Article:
There has been a surprising ambivalence in the response to the capture of James (Whitey) Bulger, who was arrested last Wednesday in his Santa Monica hideout after 16 years on the lam.
Reading the police indictment of the Boston mobster, as well as the comprehensive press accounts of his career, it's hard to think of him as anything other than a thug: He has served time for bank robbery, his mob made money from loansharking and he has been linked to at least 19 murders in the Boston area as well as killings in Florida and Oklahoma.
More gruesome still are the particular details of the killings Mr. Bulger allegedly participated in, such as the 1985 death of Deborah Hussey, a 26-year-old who was sexually abused by one of Mr. Bulger's gang members. Court documents allege that the gang "murdered her in much the same way they murdered their other victims, by luring her into a house and strangling her. Here again, Bulger grabbed Deborah Hussey from behind and scissored her neck between his forearms to crush her windpipe."
Despite being accused of such horrid acts, Mr. Bulger actually has admirers. In the South Boston neighbourhood where he came up, he is still regarded by some residents as a folkloric hero. According to Mary Child, a Southie native quoted by The New York Times, "He was a legend. A lot of people say he was like Robin Hood."
It might seem incongruous to see a mobster as a benevolent hero, but he isn't the first criminal who has been transformed in the popular imagination into a romantic outlaw. The popular regard for Mr. Bulger is part of a long tradition that includes lawbreakers such as Billy the Kid, Jesse James, Bonnie and Clyde and Pretty Boy Floyd.
Why are some evildoers transformed into mythical figures and not others? There are certain common traits: a sense of class or regional grievance, with the bandit serving as an avenger for a social problem, and a sense that those who uphold the law are somehow illegitimate. Finally, the romantic outlaw is almost always a trickster, an escape artist who stays free by outwitting the authorities.
The archetype, of course, is Robin Hood: Stealing from the rich and giving to the poor, he arched his bow at a time when the king (John) was illegitimate because the rightful ruler (Richard II) was away on the Crusades, and he was always slipping through the fingers of the sheriff of Nottingham.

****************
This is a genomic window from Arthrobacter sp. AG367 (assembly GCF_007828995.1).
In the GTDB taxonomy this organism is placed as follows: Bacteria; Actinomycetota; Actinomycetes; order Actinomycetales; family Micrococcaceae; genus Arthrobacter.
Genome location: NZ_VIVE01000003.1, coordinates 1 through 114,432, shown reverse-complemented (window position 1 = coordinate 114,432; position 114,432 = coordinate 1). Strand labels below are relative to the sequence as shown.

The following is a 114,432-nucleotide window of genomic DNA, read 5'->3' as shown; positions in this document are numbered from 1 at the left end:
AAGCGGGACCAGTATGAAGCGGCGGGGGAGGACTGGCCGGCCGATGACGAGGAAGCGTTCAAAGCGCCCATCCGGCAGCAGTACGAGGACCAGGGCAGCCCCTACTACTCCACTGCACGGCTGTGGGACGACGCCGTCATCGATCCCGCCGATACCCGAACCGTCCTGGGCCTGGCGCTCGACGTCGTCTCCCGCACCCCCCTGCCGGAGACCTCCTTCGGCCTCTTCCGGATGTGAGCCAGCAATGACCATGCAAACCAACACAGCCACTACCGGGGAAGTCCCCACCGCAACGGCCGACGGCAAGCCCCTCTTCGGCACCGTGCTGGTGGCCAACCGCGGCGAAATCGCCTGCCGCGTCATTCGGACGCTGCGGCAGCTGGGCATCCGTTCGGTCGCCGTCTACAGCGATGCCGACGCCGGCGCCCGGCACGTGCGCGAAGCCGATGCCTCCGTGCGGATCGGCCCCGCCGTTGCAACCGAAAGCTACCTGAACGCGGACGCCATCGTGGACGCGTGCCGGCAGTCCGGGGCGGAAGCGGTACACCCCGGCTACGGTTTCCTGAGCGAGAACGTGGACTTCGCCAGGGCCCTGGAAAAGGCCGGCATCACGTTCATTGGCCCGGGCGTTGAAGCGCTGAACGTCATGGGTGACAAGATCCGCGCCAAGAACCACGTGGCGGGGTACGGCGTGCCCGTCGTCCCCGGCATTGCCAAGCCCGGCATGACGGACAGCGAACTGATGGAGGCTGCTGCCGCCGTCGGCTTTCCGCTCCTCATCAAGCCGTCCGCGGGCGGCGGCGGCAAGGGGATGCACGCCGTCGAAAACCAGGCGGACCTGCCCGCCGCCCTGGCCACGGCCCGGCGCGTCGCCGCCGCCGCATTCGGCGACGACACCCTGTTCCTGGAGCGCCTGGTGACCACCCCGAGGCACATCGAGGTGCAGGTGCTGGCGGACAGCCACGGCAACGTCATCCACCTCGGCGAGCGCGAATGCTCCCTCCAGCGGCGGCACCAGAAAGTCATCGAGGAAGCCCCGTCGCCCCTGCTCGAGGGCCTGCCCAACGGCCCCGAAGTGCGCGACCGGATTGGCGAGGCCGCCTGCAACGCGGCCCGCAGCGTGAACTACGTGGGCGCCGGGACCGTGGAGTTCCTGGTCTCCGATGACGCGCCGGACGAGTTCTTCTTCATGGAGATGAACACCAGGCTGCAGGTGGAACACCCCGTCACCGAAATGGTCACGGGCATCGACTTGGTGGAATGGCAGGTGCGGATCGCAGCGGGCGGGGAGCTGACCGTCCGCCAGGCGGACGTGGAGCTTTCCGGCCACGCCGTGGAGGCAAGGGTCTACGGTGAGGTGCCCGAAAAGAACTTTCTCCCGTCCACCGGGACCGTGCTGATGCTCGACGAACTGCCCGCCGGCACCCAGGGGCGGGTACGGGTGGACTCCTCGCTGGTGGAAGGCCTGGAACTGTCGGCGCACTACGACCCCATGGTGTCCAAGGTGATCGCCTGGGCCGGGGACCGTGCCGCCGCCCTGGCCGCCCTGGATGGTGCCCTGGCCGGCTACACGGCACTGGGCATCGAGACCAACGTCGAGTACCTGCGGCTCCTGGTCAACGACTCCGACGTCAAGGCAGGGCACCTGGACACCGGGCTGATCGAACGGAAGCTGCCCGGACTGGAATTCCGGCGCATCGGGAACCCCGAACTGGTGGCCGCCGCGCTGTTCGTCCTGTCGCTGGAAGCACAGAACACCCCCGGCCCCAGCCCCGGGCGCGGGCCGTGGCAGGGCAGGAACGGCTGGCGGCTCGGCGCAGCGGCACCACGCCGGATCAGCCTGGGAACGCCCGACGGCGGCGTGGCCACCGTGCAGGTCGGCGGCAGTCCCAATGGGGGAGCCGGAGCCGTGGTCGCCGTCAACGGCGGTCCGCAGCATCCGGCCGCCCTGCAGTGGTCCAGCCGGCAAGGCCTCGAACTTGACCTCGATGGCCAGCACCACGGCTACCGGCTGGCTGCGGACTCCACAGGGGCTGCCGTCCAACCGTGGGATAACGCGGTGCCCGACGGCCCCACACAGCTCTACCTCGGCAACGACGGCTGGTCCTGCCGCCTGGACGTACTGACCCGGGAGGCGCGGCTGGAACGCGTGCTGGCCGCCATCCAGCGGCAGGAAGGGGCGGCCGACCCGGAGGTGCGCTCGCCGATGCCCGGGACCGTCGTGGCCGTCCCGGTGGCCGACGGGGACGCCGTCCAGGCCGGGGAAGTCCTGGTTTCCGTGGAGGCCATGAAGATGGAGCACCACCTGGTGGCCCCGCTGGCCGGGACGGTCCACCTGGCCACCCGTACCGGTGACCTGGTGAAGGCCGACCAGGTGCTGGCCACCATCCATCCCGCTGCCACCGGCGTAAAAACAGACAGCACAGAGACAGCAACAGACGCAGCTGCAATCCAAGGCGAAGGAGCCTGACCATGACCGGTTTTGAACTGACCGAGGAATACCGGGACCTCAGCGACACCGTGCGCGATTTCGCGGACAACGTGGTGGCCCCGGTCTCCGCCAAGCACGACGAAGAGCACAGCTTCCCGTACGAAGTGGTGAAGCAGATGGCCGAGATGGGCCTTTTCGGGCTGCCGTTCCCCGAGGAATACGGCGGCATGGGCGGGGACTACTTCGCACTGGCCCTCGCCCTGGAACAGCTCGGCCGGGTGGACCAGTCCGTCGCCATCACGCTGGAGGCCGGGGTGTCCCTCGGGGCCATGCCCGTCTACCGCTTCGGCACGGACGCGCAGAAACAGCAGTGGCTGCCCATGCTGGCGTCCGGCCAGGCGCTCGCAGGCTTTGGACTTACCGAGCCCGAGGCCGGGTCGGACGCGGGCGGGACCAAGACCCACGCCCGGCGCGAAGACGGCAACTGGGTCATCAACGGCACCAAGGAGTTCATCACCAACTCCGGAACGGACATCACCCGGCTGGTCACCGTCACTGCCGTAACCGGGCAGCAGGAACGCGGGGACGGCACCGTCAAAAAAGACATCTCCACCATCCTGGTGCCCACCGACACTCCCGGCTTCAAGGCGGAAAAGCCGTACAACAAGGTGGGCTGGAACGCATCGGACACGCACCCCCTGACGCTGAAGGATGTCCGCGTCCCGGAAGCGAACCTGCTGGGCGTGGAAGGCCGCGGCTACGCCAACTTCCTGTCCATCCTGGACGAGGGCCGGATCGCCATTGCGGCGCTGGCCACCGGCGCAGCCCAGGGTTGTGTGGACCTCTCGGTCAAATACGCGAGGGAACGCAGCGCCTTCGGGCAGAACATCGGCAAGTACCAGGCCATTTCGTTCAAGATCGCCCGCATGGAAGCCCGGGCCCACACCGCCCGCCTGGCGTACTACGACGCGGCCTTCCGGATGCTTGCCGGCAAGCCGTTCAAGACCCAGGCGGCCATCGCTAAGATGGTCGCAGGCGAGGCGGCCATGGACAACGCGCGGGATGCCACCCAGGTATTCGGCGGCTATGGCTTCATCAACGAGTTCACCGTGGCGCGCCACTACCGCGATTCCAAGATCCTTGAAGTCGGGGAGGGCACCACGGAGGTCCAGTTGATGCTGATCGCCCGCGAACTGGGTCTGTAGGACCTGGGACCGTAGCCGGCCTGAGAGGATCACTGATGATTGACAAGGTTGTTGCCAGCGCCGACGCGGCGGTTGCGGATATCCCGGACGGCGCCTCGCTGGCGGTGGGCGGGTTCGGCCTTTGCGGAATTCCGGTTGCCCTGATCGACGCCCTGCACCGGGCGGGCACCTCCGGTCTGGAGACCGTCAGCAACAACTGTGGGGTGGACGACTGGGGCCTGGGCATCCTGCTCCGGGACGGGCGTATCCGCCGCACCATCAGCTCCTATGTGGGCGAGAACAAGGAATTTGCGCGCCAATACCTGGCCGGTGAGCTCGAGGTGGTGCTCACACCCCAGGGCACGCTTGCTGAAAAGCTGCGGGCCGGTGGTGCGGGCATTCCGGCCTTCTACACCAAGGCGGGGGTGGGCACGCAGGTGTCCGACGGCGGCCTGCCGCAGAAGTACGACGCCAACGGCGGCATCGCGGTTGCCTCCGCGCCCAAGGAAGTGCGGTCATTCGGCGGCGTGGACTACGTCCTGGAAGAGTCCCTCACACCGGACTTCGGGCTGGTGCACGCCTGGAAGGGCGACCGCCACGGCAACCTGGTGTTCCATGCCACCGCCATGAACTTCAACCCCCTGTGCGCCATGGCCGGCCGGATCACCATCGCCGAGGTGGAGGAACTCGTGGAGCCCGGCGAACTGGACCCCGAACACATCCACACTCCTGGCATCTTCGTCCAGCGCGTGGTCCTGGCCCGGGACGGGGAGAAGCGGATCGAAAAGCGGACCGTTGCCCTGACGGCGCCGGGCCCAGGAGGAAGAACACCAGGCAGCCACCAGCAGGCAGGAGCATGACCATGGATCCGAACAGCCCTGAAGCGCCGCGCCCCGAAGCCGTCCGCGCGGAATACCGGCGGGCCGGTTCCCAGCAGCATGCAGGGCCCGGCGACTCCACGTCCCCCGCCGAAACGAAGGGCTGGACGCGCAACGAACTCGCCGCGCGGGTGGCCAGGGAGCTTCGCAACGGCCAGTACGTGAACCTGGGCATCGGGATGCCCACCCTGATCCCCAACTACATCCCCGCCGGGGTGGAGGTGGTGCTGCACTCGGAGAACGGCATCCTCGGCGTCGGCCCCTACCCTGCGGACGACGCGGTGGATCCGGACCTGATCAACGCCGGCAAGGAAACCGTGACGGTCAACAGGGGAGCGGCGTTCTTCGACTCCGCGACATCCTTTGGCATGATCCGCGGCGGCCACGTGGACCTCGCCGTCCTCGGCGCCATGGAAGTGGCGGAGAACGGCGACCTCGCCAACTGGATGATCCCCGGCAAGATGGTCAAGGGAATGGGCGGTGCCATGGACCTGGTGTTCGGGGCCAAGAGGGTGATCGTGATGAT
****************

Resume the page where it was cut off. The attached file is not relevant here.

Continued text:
Jesse James's career was a byproduct of the economic and social upheavals of the Civil War. His family fought with the Confederate army and, like many Southern whites, resented the postwar "oppression" of the federal government (most of all, Reconstruction efforts to secure civil rights for ex-slaves). And the James gang became especially notorious because they eluded the law for more than a decade.
Frank William Abagnale Jr., a con artist, forger and skilled imposter who dodged the Federal Bureau of Investigation in the 1960s, was given the Hollywood treatment by Steven Spielberg in the 2002 film Catch Me If You Can, which was recently adapted into a Broadway musical.
And Canadian bank robber Ty Conn won the hearts of many after he escaped from Kingston Penitentiary in 1999, only to die rather than surrender. (Bank robbers are often folk heroes, since almost everyone loves to hate the banks.)
Whitey Bulger follows all the archetypical tropes: As a product of the Irish-American slums of South Boston, he serves as an avatar of class rage. He flourished partly because the authorities in Massachusetts were distrusted - a popular suspicion paradoxically furthered by the fact that Mr. Bulger worked for many years as a police informer, protected by the FBI. He evaded arrest 16 years ago because he was tipped off by a retired federal agent.
Finally there was his long period of living in hiding. Since he was on the FBI's most-wanted list for years, the story of his moxie had time to simmer and grow.
Criminals like Mr. Bulger have multiple lives: There is the actual criminal, a very unappetizing figure, but there is also the outlaw of our imaginations, who appeals to our fantasies of a less tame brand of justice.
Jeet Heer is a writer based in Regina and Toronto.